The Jewish Prohibition Against Wastefulness: The Evolution of an Environmental Ethic
Yoreh, Tanhum Siah
MetadataShow full item record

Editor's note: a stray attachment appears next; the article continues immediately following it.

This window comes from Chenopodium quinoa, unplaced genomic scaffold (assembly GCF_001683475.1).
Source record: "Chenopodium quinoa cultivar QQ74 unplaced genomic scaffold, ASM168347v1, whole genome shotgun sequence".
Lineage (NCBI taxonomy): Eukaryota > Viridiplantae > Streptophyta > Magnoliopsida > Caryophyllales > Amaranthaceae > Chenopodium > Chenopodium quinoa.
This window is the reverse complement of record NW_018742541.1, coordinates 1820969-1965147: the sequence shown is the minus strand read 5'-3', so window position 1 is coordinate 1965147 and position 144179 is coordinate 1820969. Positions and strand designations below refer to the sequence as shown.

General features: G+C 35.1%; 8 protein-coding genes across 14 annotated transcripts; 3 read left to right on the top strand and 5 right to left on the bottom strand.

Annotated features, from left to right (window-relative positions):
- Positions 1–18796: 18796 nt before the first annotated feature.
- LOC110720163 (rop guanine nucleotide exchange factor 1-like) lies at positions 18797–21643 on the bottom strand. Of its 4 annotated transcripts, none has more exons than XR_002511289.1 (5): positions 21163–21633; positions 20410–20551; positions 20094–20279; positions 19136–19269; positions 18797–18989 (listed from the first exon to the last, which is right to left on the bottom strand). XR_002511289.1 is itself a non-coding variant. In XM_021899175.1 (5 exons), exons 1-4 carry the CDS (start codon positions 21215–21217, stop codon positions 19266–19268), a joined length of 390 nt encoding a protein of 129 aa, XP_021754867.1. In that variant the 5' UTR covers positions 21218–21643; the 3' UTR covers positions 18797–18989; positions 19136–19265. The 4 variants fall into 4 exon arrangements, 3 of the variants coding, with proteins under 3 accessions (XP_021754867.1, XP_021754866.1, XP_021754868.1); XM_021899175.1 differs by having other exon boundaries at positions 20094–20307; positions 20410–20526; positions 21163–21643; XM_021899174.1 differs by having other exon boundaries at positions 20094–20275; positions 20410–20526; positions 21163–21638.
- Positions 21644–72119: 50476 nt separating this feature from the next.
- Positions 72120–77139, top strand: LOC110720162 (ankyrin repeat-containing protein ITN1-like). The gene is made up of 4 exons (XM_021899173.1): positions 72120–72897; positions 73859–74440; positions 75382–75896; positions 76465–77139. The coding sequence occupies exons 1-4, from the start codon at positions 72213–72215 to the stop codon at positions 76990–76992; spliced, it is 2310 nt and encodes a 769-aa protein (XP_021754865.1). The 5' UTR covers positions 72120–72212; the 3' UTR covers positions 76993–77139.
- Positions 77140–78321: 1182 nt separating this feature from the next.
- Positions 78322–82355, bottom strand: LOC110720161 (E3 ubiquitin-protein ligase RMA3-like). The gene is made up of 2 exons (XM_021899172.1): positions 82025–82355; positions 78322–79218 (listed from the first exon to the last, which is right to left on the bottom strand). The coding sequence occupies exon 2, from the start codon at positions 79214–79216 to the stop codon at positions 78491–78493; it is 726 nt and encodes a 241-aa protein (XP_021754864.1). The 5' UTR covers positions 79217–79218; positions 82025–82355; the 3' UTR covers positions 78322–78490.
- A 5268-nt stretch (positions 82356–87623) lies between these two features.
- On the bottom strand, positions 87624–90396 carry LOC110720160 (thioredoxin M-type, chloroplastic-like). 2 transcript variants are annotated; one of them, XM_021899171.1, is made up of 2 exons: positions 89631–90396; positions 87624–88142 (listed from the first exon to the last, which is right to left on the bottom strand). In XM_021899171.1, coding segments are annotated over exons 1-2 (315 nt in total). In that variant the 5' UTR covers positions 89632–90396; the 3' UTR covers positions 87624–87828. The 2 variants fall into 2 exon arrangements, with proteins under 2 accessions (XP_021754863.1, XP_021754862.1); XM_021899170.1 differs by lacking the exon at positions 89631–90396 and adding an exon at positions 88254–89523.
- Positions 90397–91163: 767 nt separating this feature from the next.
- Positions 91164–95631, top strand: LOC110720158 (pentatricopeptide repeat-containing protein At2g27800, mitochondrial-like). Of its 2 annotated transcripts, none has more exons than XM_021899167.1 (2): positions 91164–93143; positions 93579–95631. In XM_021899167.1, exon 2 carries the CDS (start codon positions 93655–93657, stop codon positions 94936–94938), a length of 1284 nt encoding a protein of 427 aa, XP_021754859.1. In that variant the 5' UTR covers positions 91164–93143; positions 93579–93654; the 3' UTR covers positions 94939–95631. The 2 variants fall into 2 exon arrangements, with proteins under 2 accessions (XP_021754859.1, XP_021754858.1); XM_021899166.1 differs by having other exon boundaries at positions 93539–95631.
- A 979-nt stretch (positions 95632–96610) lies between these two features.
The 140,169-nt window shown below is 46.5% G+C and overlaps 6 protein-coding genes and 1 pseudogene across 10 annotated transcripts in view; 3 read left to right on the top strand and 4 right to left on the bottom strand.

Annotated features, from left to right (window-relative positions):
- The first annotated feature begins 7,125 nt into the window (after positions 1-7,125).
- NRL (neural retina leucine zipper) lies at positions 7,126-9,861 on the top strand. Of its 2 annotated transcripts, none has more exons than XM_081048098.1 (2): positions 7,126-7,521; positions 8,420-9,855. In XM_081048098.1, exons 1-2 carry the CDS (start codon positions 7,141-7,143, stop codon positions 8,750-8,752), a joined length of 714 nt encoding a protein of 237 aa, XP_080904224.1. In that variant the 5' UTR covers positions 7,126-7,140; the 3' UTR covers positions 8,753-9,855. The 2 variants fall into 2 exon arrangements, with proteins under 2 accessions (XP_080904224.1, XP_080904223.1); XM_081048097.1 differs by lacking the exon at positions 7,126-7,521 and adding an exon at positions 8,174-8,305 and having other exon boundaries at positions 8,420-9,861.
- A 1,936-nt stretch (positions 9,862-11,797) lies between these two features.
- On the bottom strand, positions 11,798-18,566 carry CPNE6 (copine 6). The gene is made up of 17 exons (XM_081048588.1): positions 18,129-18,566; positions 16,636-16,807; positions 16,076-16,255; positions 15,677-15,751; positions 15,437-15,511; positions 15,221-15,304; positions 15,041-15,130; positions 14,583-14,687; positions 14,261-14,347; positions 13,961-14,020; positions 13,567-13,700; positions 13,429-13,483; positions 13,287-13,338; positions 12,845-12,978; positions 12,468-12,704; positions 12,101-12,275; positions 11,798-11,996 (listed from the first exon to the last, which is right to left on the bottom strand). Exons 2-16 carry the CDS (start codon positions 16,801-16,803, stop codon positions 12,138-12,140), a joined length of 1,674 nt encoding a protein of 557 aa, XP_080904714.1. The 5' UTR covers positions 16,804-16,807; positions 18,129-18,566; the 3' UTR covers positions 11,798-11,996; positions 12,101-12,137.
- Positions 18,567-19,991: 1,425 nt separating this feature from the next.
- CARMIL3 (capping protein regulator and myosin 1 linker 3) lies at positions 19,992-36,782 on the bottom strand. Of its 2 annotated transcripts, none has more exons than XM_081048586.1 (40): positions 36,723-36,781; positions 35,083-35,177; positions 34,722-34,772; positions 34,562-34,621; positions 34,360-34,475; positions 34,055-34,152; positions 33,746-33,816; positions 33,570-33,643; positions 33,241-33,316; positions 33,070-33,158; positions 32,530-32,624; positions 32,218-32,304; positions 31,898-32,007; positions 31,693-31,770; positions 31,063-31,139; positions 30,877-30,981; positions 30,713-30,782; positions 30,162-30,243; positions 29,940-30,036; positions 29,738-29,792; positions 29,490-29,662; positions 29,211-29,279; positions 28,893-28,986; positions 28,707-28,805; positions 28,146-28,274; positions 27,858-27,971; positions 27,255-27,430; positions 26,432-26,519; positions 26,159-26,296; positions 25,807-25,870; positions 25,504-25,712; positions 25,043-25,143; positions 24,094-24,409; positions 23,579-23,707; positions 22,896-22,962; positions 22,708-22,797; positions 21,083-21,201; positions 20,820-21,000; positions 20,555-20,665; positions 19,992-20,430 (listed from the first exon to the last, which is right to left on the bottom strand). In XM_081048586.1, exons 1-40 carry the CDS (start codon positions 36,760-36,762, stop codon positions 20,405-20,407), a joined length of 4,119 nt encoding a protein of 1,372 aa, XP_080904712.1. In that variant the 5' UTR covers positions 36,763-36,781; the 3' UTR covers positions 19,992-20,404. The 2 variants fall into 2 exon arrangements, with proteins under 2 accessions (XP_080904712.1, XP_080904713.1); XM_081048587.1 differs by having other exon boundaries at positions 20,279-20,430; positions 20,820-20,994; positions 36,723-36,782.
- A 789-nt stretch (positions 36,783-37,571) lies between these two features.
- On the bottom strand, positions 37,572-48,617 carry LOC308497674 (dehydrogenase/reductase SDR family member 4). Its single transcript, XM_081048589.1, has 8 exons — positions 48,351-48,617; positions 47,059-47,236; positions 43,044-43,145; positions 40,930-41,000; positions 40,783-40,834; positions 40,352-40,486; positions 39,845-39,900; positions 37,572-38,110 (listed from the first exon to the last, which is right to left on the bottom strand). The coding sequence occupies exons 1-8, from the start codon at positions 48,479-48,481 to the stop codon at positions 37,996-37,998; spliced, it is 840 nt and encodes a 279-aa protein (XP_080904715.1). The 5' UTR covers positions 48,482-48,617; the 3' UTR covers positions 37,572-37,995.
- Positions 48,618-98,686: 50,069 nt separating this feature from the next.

Bal tashḥit, the Jewish prohibition against wastefulness and destruction, is considered to be an environmental ethic by Jewish environmentalists. This dissertation investigates whether this prohibition has the historical basis to be considered an environmental principle, or whether its environmental interpretation is mainly a contemporary development. To this end, the study uses the methodology of tradition histories. This research critically examines the conceptualisation of bal tashḥit as it develops throughout history. The dissertation traces the evolution of bal tashḥit through the examination of relevant passages dealing with wastefulness and destruction in Hebrew Scripture, rabbinic literature, halakhic codes, responsa, the accompanying commentary traditions, as well as the works of scholars in the field of Religion and Environment. It highlights the important stages in the development of the prohibition, notes the most influential scholars, and uncovers the critical vocabulary that emerges. The most significant finding of this research is that in the earliest stages of development (c. 1st-2nd centuries C.E.), the prohibition against wastefulness was conceptually linked with the prohibition against self-harm. This connection was rejected by sages of the Talmud (3rd-6th centuries C.E.) who asserted that these prohibitions are qualitatively different from one another. Ultimately, the separation between the two prohibitions became the predominant view, and their connection disappeared almost entirely from Jewish literature. When combined, these prohibitions create an environmental ethic: wastefulness and destruction are harmful to oneself; and in environmental terms: to harm the environment is to harm oneself.